Abagnale is portrayed as a charming con man, and we delight in his cleverness as he gets away with various impersonations and scams: how quick he is on his feet! How clever he is! What nerve! The movie allows us to experience the delight a sociopath takes in fooling others. (When a sociopath fools you, that "proves" to him that he is smarter than you; and when he fools the world, that proves he must be the smartest man in the world.) Abagnale's cons are portrayed as relatively harmless youthful pranks.

This is life inside a sociopath's head.

Abagnale would have to have been a sociopath in order to want to, and be able to, pull all his scams off. So he may be charming, but he's also incurably impulsive, completely narcissistic, and untrustworthy -- as are all sociopaths. And even if the movie makes him seem lovable, well, rest assured he would never return that feeling.

A quick look at the rest of Abagnale's (real, not cinematic) life reveals plenty of other hints to his sociopathy. His parents divorced when he was 16, and he was the only one of the four children to be remanded to the custody of his father. However, his father was also his first scam victim. According to Wikipedia, "As Frank Jr. grew interested in women, he found that he could not stop spending money on them." (What kind of person has so little self-control that he cannot stop spending money?) Frank was given a credit card from his father with which to buy gasoline, then entered into an arrangement with various gas stations to false charge him, then split the profits with him.

Anybody who would scam his own father like that must would have to have a very weak parental bond, always a likely signifier of sociopathy.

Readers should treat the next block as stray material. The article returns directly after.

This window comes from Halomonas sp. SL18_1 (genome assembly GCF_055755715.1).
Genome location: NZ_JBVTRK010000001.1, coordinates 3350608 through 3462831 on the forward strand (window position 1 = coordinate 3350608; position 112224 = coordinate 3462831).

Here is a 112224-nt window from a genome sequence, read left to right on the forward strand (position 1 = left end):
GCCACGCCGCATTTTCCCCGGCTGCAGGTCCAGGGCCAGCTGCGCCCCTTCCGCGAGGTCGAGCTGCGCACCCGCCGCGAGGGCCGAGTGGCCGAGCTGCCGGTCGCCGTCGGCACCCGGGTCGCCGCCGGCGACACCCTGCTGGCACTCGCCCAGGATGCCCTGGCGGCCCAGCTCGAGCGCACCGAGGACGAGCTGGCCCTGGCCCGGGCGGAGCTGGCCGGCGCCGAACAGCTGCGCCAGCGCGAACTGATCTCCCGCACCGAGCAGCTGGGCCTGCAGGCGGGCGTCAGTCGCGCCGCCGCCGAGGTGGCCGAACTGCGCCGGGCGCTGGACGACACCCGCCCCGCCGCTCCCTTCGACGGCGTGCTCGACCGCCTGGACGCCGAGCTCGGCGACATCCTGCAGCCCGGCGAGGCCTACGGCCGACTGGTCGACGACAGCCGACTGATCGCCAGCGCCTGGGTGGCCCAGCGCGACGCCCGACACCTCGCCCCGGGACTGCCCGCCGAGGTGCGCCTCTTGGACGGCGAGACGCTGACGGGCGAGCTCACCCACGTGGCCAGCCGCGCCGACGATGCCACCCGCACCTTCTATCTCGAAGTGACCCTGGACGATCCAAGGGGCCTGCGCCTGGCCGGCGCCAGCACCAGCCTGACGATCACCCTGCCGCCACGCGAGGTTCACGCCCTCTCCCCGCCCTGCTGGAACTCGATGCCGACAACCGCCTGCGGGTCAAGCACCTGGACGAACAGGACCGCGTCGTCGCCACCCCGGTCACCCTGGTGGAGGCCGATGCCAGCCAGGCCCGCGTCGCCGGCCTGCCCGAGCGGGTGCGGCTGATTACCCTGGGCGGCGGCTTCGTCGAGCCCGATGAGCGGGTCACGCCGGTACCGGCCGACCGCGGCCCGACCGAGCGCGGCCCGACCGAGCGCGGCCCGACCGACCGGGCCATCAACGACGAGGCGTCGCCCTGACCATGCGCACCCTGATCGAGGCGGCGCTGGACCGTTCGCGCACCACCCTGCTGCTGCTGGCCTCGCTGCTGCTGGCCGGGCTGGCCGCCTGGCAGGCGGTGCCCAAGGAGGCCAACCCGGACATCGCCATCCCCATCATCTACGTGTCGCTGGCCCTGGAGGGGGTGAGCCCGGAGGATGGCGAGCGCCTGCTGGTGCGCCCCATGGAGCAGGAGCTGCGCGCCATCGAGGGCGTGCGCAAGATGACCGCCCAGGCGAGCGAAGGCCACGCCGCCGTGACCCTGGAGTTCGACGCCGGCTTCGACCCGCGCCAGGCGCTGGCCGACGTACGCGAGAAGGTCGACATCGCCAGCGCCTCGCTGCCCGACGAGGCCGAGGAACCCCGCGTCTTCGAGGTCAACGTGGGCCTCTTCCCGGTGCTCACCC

Abagnale went on to a prolific career as a check forger and impersonator. Among the roles he claims to have played are airline pilot, teaching assistant, doctor, and attorney. (Think of the potential damage he could have caused as a "pilot" or "doctor.")

Abagnale later escaped federal custody twice, once from an airplane.

On top of this, it turns out that he may not even have pulled off the cons he claimed to. A later investigation into the veracity of his claims turned up no proof that he did any of them. Abagnale claimed that no one was willing to admit it because of the embarrassment involved. But his glorious history of nervy impersonations is, at best, murky. Either way he is a sociopath. Had he the nerve and lack of compunction to pull off all his scams, he would have to be a sociopath. And if he is enough of a pathological liar to weave a past which is entirely fiction, that is also sociopathic. (The surest sign of sociopathy is to be a serial killer; the second surest is to be a "pathological liar.")